Saturday, March 28, 2015

'The Heidi Chronicles' Returns With New Enticements to Witness

Heidi (Elisabeth Moss) and Scoop (Jason Biggs) have history in "The Heidi Chronicles." Photos by Joan Marcus.


as a movement has evolved or perhaps devolved since the 1960s. Women of a certain age recall the allure of bra-burnings.

The younger ones tend to distance themselves from their elder sisters. Being a feminist feels like a betrayal of their sexuality.

"The Heidi Chronicles," in revival at the Music Box Theatre (recently rolled back from 9 Aug. to 3 May), is here to remind us all that liberation – both sexual and careerist – was a goal of the feminist movement. (See video below).

Wendy Wasserstein won a Pulitzer in 1989 for "The Heidi Chronicles," which also grabbed a Best Play Tony that year.

In this production of "The Heidi Chronicles," there is a well-delineated timeline for Heidi Holland (Elisabeth Moss) as she grows from awkward teen to awkward woman. EM never seems fully at home in her Heidi except in scenes where she is lecturing on art history. Heidi is a professor of art who laments the neglect of female painters.

While still in high school, she meets Peter Patrone (Bryce Pinkham) who becomes a lifelong friend. She attends the dance at which Peter and she meet with her other bestie, Susan Johnston (Ali Ahn).

In college, Heidi goes on to meet the irresistibly charming and self-centered Scoop Rosenbaum (Jason Biggs). Their encounter at a rally for Eugene McCarthy leads to an on-again off-again love affair.

Despite that their friendship survives even after Scoop marries. JB's Scoop is carelessly charismatic and flamboyant. BP is excellent as Peter to EM's Heidi. (The Swiss tale in which Peter and Heidi are prominent gets a mention in the course of the play. And, yes, one might also be put in mind of a well-known Peter and Wendy in children's lore.)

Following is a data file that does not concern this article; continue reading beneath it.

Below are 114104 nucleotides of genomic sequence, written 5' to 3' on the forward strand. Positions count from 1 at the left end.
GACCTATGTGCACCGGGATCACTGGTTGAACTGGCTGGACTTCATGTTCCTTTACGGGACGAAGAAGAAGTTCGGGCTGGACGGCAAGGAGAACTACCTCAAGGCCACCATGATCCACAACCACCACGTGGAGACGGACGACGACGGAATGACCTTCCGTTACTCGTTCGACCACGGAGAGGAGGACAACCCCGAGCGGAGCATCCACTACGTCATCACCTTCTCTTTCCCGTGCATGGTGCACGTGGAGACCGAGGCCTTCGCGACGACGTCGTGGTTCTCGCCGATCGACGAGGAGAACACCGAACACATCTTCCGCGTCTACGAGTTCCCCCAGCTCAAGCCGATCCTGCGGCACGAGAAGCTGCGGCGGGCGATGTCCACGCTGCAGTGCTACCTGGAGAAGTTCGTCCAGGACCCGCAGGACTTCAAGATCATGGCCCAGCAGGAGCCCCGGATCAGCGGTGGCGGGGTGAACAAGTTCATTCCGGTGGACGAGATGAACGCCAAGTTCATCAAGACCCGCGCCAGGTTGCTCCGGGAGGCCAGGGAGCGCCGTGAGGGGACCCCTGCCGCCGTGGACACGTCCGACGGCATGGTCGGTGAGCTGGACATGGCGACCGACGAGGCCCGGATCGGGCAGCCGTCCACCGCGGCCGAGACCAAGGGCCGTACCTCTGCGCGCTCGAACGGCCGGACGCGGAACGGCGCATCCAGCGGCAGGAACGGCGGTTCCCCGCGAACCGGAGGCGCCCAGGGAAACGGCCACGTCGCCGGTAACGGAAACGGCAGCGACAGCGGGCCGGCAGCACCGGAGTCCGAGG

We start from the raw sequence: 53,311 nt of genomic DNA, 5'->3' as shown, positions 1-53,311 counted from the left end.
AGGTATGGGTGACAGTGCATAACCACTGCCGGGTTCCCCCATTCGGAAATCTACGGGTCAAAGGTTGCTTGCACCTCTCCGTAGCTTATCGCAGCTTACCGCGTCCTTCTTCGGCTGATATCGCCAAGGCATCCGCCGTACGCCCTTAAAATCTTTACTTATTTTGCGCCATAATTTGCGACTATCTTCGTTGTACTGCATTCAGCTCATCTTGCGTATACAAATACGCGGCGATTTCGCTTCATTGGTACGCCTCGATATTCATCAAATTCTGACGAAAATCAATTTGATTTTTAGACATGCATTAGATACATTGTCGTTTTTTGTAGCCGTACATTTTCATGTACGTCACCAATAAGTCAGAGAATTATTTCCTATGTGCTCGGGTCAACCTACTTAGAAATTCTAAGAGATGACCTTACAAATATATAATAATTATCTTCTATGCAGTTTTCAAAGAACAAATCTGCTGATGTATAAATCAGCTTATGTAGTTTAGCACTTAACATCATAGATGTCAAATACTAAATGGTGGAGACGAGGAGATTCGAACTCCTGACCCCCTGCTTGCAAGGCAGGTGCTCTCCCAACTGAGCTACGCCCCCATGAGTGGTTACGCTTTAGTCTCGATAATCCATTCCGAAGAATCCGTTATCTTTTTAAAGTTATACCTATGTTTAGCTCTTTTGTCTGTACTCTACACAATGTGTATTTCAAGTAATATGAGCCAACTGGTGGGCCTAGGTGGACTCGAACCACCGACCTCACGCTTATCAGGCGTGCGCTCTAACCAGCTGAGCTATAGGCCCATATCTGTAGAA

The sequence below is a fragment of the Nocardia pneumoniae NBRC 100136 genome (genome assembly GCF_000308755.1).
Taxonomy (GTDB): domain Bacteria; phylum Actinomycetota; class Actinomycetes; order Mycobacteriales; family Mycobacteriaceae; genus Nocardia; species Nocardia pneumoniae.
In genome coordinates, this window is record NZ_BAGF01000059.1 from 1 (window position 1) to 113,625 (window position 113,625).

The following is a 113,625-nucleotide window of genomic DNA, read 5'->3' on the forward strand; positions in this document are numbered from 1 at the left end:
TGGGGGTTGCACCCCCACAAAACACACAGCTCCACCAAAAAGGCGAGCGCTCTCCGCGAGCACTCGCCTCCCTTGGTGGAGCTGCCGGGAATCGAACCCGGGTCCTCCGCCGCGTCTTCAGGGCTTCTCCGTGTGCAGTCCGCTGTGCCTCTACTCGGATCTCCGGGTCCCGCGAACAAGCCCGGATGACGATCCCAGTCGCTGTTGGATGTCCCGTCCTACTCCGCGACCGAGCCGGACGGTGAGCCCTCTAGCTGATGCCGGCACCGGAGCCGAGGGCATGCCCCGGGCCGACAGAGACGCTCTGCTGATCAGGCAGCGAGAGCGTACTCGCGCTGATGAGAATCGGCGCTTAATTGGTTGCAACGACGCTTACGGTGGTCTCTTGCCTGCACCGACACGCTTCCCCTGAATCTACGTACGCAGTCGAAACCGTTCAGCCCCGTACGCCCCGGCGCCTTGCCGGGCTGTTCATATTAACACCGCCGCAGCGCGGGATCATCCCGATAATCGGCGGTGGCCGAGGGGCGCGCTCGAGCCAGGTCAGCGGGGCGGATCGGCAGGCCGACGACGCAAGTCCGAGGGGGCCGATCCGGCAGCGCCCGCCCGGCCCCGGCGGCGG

In the ensemble, AA is a standout and very funny as Susan who goes from callow teen to a deeply committed young adult and back again to a shallow and successful professional woman as she matures.

Ali Ahn, Elisabeth Moss and Elise Kibler in "The Heidi Chronicles."

Tracee Chimo is a character actress who gets to trot out and display her many talents in a variety of roles. Foremost of these is her turn as April, TV host with a fleeting attention span who interviews middle-aged Heidi, Peter and Scoop as representative boomers.

As the action slows and dulls toward the end of the second act, it looks as if this production, under Pam MacKinnon's direction, is abandoning the entertainment value of "The Heidi Chronicles" in favor of its valuable historical perspective.

Peter Negrini is responsible for the enlivening video montage that keeps the earlier scenes moving. John Lee Beatty has designed a well-appointed, yet minimalist set that also moves with the times of Heidi's story.

Tracee Chimo, Jason Biggs, Elisabeth Moss and Bryce Pinkham in "The Heidi Chronicles."

The revival of this important work mostly attracts two distinct groups. It appeals to those who lived through the times it describes. In the other camp, the draws are JB (“Orange Is the New Black,” "American Pie"), EM (“Mad Men,” “Top of the Lake”) and BP (Tony-nominated in "A Gentlemen’s Guide to Love and Murder.")

Even in an imperfect form, though, it's good to see Wendy Wasserstein's work back on a Broadway stage.

Visit to learn more about "The Heidi Chronicles."

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